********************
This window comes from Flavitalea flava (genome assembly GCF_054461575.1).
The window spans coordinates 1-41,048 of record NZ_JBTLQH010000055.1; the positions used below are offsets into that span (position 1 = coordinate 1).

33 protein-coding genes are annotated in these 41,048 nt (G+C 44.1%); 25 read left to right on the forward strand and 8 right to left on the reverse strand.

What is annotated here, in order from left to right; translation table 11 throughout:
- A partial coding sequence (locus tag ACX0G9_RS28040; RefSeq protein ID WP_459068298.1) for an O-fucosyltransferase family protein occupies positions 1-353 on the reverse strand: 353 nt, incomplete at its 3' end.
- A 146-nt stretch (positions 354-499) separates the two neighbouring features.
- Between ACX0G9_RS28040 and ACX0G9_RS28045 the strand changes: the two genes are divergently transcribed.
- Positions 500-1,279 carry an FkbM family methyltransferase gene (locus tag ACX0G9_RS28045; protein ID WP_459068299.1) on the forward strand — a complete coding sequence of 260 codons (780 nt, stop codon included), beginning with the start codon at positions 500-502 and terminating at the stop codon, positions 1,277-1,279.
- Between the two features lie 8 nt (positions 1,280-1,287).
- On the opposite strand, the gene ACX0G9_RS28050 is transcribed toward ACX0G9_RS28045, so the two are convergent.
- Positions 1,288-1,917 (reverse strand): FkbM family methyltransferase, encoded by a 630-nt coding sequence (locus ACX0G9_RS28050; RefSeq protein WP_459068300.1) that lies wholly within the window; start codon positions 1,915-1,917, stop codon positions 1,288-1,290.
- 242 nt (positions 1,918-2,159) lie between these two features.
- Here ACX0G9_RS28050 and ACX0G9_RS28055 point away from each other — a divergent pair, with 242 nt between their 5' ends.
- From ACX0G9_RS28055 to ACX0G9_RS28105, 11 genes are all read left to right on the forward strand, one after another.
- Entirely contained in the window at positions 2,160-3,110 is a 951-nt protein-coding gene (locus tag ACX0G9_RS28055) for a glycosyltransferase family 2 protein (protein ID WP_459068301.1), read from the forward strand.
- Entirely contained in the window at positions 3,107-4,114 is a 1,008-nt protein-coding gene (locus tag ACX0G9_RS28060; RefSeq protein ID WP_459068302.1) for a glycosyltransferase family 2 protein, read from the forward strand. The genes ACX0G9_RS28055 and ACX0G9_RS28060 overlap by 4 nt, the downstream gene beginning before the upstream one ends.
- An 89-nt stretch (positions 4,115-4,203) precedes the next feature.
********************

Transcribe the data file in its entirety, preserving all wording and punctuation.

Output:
This window comes from Flavitalea flava (genome assembly GCF_054461575.1).
The window spans coordinates 1-41,048 of record NZ_JBTLQH010000055.1; the positions used below are offsets into that span (position 1 = coordinate 1).

33 protein-coding genes are annotated in these 41,048 nt (G+C 44.1%); 25 read left to right on the forward strand and 8 right to left on the reverse strand.

What is annotated here, in order from left to right; translation table 11 throughout:
- A partial coding sequence (locus tag ACX0G9_RS28040; RefSeq protein ID WP_459068298.1) for an O-fucosyltransferase family protein occupies positions 1-353 on the reverse strand: 353 nt, incomplete at its 3' end.
- A 146-nt stretch (positions 354-499) separates the two neighbouring features.
- Between ACX0G9_RS28040 and ACX0G9_RS28045 the strand changes: the two genes are divergently transcribed.
- Positions 500-1,279 carry an FkbM family methyltransferase gene (locus tag ACX0G9_RS28045; protein ID WP_459068299.1) on the forward strand — a complete coding sequence of 260 codons (780 nt, stop codon included), beginning with the start codon at positions 500-502 and terminating at the stop codon, positions 1,277-1,279.
- Between the two features lie 8 nt (positions 1,280-1,287).
- On the opposite strand, the gene ACX0G9_RS28050 is transcribed toward ACX0G9_RS28045, so the two are convergent.
- Positions 1,288-1,917 (reverse strand): FkbM family methyltransferase, encoded by a 630-nt coding sequence (locus ACX0G9_RS28050; RefSeq protein WP_459068300.1) that lies wholly within the window; start codon positions 1,915-1,917, stop codon positions 1,288-1,290.
- 242 nt (positions 1,918-2,159) lie between these two features.
- Here ACX0G9_RS28050 and ACX0G9_RS28055 point away from each other — a divergent pair, with 242 nt between their 5' ends.
- From ACX0G9_RS28055 to ACX0G9_RS28105, 11 genes are all read left to right on the forward strand, one after another.
- Entirely contained in the window at positions 2,160-3,110 is a 951-nt protein-coding gene (locus tag ACX0G9_RS28055) for a glycosyltransferase family 2 protein (protein ID WP_459068301.1), read from the forward strand.
- Entirely contained in the window at positions 3,107-4,114 is a 1,008-nt protein-coding gene (locus tag ACX0G9_RS28060; RefSeq protein ID WP_459068302.1) for a glycosyltransferase family 2 protein, read from the forward strand. The genes ACX0G9_RS28055 and ACX0G9_RS28060 overlap by 4 nt, the downstream gene beginning before the upstream one ends.
- An 89-nt stretch (positions 4,115-4,203) precedes the next feature.